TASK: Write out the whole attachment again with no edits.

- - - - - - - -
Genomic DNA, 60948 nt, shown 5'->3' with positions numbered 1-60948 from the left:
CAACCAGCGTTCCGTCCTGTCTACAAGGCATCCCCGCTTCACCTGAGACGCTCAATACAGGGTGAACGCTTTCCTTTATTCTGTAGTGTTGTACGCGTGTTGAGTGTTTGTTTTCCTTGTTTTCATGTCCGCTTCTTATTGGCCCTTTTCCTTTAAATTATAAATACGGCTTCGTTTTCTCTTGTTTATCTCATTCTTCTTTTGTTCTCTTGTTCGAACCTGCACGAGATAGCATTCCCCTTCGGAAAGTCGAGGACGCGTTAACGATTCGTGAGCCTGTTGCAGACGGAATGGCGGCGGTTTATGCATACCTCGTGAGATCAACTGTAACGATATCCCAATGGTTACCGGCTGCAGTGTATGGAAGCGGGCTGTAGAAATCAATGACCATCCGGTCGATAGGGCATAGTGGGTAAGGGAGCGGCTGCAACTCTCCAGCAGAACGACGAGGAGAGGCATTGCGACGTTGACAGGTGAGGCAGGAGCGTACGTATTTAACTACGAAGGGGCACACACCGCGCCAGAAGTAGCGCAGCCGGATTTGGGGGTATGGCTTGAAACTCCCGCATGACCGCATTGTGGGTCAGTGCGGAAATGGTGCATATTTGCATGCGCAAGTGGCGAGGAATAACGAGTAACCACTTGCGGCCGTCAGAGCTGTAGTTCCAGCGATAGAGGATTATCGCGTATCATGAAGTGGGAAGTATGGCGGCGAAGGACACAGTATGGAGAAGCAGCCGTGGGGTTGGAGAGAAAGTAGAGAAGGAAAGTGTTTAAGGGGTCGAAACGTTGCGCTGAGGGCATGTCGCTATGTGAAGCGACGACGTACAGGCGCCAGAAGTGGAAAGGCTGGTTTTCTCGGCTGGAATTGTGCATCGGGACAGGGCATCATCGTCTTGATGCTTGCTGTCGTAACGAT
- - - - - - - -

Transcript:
Genomic DNA, 60948 nt, shown 5'->3' with positions numbered 1-60948 from the left:
CAACCAGCGTTCCGTCCTGTCTACAAGGCATCCCCGCTTCACCTGAGACGCTCAATACAGGGTGAACGCTTTCCTTTATTCTGTAGTGTTGTACGCGTGTTGAGTGTTTGTTTTCCTTGTTTTCATGTCCGCTTCTTATTGGCCCTTTTCCTTTAAATTATAAATACGGCTTCGTTTTCTCTTGTTTATCTCATTCTTCTTTTGTTCTCTTGTTCGAACCTGCACGAGATAGCATTCCCCTTCGGAAAGTCGAGGACGCGTTAACGATTCGTGAGCCTGTTGCAGACGGAATGGCGGCGGTTTATGCATACCTCGTGAGATCAACTGTAACGATATCCCAATGGTTACCGGCTGCAGTGTATGGAAGCGGGCTGTAGAAATCAATGACCATCCGGTCGATAGGGCATAGTGGGTAAGGGAGCGGCTGCAACTCTCCAGCAGAACGACGAGGAGAGGCATTGCGACGTTGACAGGTGAGGCAGGAGCGTACGTATTTAACTACGAAGGGGCACACACCGCGCCAGAAGTAGCGCAGCCGGATTTGGGGGTATGGCTTGAAACTCCCGCATGACCGCATTGTGGGTCAGTGCGGAAATGGTGCATATTTGCATGCGCAAGTGGCGAGGAATAACGAGTAACCACTTGCGGCCGTCAGAGCTGTAGTTCCAGCGATAGAGGATTATCGCGTATCATGAAGTGGGAAGTATGGCGGCGAAGGACACAGTATGGAGAAGCAGCCGTGGGGTTGGAGAGAAAGTAGAGAAGGAAAGTGTTTAAGGGGTCGAAACGTTGCGCTGAGGGCATGTCGCTATGTGAAGCGACGACGTACAGGCGCCAGAAGTGGAAAGGCTGGTTTTCTCGGCTGGAATTGTGCATCGGGACAGGGCATCATCGTCTTGATGCTTGCTGTCGTAACGAT